Fight alongside scaly beasts in 'Dragon's Prophet'
Sony Online Entertainment
Free with Microtransactions
ESRB rating: Teen
Review rating: 3.0 stars
"World of Warcraft" has been the undisputed king of massively multiplayer online games for so long, developers have turned to free-to-play MMOs in an attempt to lure gamers away. Now a new MMO called "Dragon's Prophet" has swooped in to enter the arena, but the exciting game play doesn't make up for the lackluster mission structure.
Promising dragon tamers begin their adventure by creating a custom character from one of four DPS classes. Then it's time to venture into the gigantic world of Auratia to find fame, fortune, and dragons! If you can't tell by the name of the game, gaining dragon cohorts is the main focus of "Dragon's Prophet."
Many different dragons exist in this world, including some that resemble livestock more than scaly flying beasts! Each type of dragon offers different advantages, such as inflicting heavy damage or tanking enemies. In addition, training dragons lets players customize their abilities, and skill points can be spent to make them more effective.
It's really fun to seek out and tame different dragons and then use them to fight enemies. Speaking of which, I really enjoy the action-oriented combat in this game because it rewards skill more than traditional MMO combat. It's cool to alternate attacks from my character and my dragon in real time, and I can even fight while mounted on dragons at higher levels.
It's too bad that most of the game is incredibly linear and offers no alternative areas or paths. I also found the quests to be extremely boring, and it doesn't help that the game world seems bereft of other players during the first 30-plus levels. However, anyone who can endure the boring grind will be rewarded with in-depth housing, difficult dungeons and epic PvP battles in the endgame.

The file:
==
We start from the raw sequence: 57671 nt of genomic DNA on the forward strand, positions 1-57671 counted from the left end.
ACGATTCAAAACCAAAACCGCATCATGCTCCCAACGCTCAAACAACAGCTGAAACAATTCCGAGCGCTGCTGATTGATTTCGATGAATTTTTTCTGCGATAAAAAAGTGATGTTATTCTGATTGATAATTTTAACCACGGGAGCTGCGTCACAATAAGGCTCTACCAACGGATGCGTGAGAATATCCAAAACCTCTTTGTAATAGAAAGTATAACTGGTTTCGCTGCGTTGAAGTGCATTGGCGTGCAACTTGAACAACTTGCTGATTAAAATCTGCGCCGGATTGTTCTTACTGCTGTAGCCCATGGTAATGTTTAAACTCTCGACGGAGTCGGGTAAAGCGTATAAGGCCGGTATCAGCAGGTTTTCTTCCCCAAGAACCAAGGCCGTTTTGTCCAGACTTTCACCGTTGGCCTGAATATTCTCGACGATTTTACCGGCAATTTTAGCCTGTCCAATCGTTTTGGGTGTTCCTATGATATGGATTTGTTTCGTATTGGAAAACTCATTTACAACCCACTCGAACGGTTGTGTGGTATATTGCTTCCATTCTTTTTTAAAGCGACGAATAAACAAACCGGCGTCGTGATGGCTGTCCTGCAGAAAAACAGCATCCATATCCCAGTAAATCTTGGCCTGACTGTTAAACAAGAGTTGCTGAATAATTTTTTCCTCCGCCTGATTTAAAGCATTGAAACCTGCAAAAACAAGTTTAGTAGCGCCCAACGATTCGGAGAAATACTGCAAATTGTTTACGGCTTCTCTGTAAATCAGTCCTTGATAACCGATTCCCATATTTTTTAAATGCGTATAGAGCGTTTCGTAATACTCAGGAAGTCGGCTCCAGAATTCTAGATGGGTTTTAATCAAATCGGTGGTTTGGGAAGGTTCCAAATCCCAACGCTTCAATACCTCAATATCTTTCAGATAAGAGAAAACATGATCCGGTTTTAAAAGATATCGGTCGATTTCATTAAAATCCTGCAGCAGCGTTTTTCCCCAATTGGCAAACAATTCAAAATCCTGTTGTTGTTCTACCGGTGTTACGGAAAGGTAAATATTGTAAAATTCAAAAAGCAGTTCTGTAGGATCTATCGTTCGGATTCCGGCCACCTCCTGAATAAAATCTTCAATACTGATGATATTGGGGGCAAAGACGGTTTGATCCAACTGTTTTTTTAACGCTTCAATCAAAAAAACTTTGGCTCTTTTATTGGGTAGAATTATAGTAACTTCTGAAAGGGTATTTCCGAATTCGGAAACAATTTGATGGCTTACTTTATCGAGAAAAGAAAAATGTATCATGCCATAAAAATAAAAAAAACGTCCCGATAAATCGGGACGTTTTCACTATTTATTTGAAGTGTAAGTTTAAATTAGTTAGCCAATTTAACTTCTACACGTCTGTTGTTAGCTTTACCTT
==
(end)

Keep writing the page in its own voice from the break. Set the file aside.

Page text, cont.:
"Dragon's Prophet" has definite shortcomings, but there's no harm in giving this unusual free-to-play MMO a try.'Metal Gear Rising: Revengeance'
ESRB rating: Mature
Review rating: 4.0 stars
"Metal Gear Solid" hooked gamers with a winning combination of sneaky stealth, intense action, and high-quality visuals. Action fans loved the ability to play as a samurai-wielding cyborg in part two, and now Raiden stars in his own game. Although "Metal Gear Rising: Revengeance" oozes with style and hyper-intense combat, the game is way too short!
The story begins four years after the events of "Metal Gear Solid 4," and follows Raiden as he seeks revenge(ance) for getting his butt kicked in the opening scene. He immediately gets a major upgrade to his cyber-body and sets about slicing and dicing his way through cyborgs as easily as a Ginsu knife slices through warm butta.
This is where the trouble begins. Although the extremely flashy combat makes players feel totally badass, it could use more variety. Sure, it's cool to take down a towering Metal Gear by slicing off appendages, but why do I have to trod through boring, static environments and destroy dozens of mindless enemies in-between the cool battles? Why can't it all be cool instead?
Blade Mode helps to break up the repetitive combat by letting players initiate bouts of slow motion where they're free to cut through enemies to their heart's content. During Blade Mode, players can activate the Zandatsu move that steals energy from enemies so players can initiate Blade Mode again. While this is fun at first, it eventually turns into a disappointing lather, rinse and repeat style of play.
I would have been completely bored if not for the ability to scavenge additional weapons from bosses. Each one offers distinct benefits, such as gaining a further reach with the staff, launching enemies into the air with a heavy weapon and pulling enemies close to me with the Sai.
Due to the lower price and multitude of bonus content, "Metal Gear Solid: Revengeance" on the PC is a much better deal than on consoles.